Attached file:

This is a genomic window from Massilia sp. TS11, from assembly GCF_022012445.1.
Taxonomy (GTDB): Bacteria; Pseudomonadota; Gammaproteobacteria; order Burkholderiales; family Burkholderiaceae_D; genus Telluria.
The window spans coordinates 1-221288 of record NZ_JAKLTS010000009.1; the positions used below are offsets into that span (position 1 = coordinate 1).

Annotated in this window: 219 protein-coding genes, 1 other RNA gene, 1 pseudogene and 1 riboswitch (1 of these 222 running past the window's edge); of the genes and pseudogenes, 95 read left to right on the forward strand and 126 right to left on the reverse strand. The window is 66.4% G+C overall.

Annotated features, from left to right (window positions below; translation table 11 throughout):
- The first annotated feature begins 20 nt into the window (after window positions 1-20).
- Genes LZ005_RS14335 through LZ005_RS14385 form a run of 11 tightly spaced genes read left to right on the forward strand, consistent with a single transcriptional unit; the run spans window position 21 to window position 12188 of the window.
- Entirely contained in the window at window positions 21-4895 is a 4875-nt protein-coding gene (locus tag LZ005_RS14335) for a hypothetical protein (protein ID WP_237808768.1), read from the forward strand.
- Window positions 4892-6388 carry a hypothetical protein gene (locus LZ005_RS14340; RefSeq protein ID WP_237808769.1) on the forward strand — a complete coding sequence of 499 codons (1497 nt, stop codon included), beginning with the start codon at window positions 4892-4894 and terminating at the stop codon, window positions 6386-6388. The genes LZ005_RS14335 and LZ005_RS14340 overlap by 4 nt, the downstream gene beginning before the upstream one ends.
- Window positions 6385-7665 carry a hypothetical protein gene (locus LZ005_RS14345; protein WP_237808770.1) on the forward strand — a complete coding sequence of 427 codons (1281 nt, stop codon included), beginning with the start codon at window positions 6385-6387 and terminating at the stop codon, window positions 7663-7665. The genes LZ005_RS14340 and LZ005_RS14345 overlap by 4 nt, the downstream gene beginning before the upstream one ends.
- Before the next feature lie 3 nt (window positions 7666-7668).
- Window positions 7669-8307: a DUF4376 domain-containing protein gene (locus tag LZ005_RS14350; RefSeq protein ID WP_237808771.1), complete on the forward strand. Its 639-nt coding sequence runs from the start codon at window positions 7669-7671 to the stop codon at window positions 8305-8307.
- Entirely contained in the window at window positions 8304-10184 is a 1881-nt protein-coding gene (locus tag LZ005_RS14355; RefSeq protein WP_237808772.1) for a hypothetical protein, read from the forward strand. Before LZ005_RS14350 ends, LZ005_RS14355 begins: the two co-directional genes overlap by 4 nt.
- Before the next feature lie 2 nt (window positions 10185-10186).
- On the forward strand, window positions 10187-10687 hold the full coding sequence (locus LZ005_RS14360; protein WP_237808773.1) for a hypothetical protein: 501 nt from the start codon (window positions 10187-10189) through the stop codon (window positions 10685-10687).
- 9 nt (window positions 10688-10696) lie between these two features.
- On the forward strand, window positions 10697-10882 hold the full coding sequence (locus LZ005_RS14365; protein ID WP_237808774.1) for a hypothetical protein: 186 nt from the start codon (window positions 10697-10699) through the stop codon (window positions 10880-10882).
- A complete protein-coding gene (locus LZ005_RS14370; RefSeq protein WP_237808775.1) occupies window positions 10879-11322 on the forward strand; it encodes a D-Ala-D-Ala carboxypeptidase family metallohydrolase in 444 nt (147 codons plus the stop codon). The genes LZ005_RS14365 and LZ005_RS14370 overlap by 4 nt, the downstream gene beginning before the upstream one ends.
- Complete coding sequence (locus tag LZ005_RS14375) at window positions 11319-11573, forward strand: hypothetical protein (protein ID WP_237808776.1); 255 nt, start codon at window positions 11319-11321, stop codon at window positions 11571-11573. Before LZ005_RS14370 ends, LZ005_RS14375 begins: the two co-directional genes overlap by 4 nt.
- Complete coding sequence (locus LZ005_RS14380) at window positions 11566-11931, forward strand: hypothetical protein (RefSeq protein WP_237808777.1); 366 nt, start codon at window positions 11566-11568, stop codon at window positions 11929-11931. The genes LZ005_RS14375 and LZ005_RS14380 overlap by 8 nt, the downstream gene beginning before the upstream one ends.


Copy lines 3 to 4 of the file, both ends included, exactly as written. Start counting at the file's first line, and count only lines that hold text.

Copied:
The window spans coordinates 1-221288 of record NZ_JAKLTS010000009.1; the positions used below are offsets into that span (position 1 = coordinate 1).

Annotated in this window: 219 protein-coding genes, 1 other RNA gene, 1 pseudogene and 1 riboswitch (1 of these 222 running past the window's edge); of the genes and pseudogenes, 95 read left to right on the forward strand and 126 right to left on the reverse strand. The window is 66.4% G+C overall.